This reproduction preserves Bouguereau’s painting completely, but reapplies it into advertising. Creative use of an image is not only limited to reproducing a new work of art based on a previous work. Instead, advertisers can use a work of art like Bouguereau’s Nymphs and Satyr to add additional attributes to their product. Hoffman Cigars sought to attract potential customers’ attention by adding what they saw as a provocative image to their cigar packaging. This use of the image reinserts Bouguereau’s painting into the popular vocabulary in a new and reworked way.

Tampax’s creative ad for their product is inspired by the classic example of Jean-Leon Gerome’s The Snake Charmer. We can see how Gerome inspired the creation of this advertisement by looking at its subject matter, context, and painting style. In both we are given a snake charmer who is manipulating their own respective “snakes.” Tampax replaces the snake from the original painting to one of their own products. The similarities continue as each work is situated in similar location, indicated by the subject sitting on the floor and the ornamentation on the walls. Though this ad is not a direct appropriation of the previous work , we can see how a painting made a hundred years ago can influence culture today.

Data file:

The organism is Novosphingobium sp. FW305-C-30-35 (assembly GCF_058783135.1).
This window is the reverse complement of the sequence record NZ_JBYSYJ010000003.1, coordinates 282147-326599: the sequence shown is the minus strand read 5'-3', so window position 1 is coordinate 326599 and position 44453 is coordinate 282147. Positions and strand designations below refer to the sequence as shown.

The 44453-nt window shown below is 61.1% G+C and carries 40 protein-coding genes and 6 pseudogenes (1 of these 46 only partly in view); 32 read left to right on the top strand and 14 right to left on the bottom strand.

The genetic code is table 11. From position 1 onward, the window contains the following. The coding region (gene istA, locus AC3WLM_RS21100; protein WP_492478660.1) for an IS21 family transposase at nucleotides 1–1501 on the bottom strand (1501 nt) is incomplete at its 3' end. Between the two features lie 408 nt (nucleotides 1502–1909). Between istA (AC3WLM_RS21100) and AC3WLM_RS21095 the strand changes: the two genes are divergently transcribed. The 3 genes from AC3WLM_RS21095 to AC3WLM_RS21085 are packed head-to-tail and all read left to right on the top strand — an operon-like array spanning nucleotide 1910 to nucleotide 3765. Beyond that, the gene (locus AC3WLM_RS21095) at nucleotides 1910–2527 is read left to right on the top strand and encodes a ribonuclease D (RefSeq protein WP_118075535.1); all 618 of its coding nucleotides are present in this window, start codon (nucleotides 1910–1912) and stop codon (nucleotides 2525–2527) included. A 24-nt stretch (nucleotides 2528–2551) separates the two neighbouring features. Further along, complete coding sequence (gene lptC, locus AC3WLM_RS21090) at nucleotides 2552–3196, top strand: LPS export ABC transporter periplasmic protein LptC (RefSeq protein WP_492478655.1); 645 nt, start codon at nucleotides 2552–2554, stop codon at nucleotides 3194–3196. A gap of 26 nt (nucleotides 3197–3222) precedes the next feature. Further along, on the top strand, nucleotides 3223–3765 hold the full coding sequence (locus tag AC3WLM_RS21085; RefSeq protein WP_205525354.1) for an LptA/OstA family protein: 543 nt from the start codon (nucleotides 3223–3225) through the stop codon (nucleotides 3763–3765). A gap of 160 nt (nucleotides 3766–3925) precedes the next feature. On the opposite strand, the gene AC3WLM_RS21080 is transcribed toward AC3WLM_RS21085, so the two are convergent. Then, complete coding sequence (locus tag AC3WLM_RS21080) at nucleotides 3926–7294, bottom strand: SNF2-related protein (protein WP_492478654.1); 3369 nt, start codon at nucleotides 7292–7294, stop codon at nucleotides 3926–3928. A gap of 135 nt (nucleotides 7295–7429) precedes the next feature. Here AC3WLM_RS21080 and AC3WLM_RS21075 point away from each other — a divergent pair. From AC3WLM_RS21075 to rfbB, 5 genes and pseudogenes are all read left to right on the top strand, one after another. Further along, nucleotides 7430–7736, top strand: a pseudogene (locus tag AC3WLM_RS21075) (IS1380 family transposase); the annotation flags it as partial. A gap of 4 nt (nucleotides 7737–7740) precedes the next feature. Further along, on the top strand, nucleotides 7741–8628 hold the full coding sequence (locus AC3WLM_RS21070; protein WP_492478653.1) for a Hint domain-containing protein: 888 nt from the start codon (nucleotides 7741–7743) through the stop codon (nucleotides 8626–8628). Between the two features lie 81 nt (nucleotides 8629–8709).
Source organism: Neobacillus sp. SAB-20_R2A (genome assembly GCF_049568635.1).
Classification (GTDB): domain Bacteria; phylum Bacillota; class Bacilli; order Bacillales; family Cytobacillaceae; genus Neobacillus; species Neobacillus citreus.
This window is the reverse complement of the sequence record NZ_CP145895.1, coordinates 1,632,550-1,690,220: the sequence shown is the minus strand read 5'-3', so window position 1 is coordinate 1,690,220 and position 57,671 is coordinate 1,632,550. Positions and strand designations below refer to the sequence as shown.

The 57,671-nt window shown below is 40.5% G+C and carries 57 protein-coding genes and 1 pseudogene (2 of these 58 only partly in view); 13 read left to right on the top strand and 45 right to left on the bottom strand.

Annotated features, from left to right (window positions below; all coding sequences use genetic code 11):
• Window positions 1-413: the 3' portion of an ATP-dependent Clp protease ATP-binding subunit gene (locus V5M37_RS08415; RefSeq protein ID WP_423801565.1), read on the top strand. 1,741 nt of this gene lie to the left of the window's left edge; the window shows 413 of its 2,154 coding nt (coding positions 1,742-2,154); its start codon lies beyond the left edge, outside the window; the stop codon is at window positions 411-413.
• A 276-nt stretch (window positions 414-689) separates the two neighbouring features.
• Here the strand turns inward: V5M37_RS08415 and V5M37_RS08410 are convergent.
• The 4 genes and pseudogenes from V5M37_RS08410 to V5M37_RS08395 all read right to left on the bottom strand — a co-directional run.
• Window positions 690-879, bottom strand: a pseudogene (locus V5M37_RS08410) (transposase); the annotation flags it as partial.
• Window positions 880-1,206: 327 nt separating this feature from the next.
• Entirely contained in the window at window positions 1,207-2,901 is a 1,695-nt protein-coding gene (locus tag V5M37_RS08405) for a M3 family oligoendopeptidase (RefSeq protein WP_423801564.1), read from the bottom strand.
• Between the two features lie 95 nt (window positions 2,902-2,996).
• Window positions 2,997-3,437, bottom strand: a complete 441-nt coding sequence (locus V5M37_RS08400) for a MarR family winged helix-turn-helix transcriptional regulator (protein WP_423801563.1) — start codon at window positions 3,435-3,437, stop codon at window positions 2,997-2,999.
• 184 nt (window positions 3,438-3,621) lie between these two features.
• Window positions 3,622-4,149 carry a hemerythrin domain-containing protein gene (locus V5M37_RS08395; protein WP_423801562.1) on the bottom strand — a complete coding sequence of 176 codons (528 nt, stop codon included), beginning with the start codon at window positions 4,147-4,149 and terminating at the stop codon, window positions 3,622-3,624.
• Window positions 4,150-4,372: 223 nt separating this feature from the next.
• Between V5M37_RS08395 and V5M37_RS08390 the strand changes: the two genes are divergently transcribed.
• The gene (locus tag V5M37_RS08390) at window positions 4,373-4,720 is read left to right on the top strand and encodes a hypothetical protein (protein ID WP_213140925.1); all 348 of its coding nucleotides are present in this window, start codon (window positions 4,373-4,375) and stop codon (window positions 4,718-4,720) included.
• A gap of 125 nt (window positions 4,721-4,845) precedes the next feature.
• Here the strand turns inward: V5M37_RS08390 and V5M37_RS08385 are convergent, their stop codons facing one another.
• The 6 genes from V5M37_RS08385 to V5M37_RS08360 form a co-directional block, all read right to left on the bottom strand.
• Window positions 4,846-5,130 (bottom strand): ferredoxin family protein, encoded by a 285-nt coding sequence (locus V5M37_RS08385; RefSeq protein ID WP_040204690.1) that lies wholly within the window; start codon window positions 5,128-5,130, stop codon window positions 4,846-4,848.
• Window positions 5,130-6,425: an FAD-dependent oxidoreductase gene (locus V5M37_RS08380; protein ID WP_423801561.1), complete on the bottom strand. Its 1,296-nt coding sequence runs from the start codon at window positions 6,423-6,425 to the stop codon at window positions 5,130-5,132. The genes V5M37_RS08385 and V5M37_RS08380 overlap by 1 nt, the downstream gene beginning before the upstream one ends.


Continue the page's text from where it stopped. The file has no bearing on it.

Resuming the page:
Image credits:

Edgar Degas (French, 1834–1917), Dancers in the Classroom, c. 1880 © Sterling and Francine Clark Art Institute, Williamstown, Massachusetts, USA, 1955.562

Edgar Degas (French, 1834–1917), Little Dancer Aged Fourteen, 1879-81 © Sterling and Francine Clark Art Institute, Williamstown, Massachusetts, USA, 1955.45

William-Adolphe Bouguereau (French), Nymphs and Satyr, 1873 © Sterling and Francine Clark Art Institute, Williamstown, Massachusetts, USA, 1955.658

Jean-Léon Gérôme (French, 1824–1904), The Snake Charmer, c. 1879. Oil on canvas, 82.2 x 121 cm. © Sterling and Francine Clark Art Institute, Williamstown, Massachusetts, USA, 1955.51

Nine-time Grammy Award-nominee Janis Ian comes to the Clark for a remarkable double-header, featuring a free book reading on April 19 and a concert on April 20. Ian’s breakthrough hits “Society’s Child (Baby, I’ve Been Thinking)” and “At Seventeen” introduced this formidable talent to the world in the mid-sixties, and Ian has received critical acclaim for her boundary-breaking music ever since. Ian joins us today for a special interview, in which she talks about her roller coaster ride of a life in show business.

THE CLARK: In a conversation with NPR’s Robert Siegel, you said that the attention you received for your first song, “Society’s Child,” was a tough way to start your musical career—“with a song that everyone hates you for.” You received hate mail and death threats. How did this affect you, at such a young age?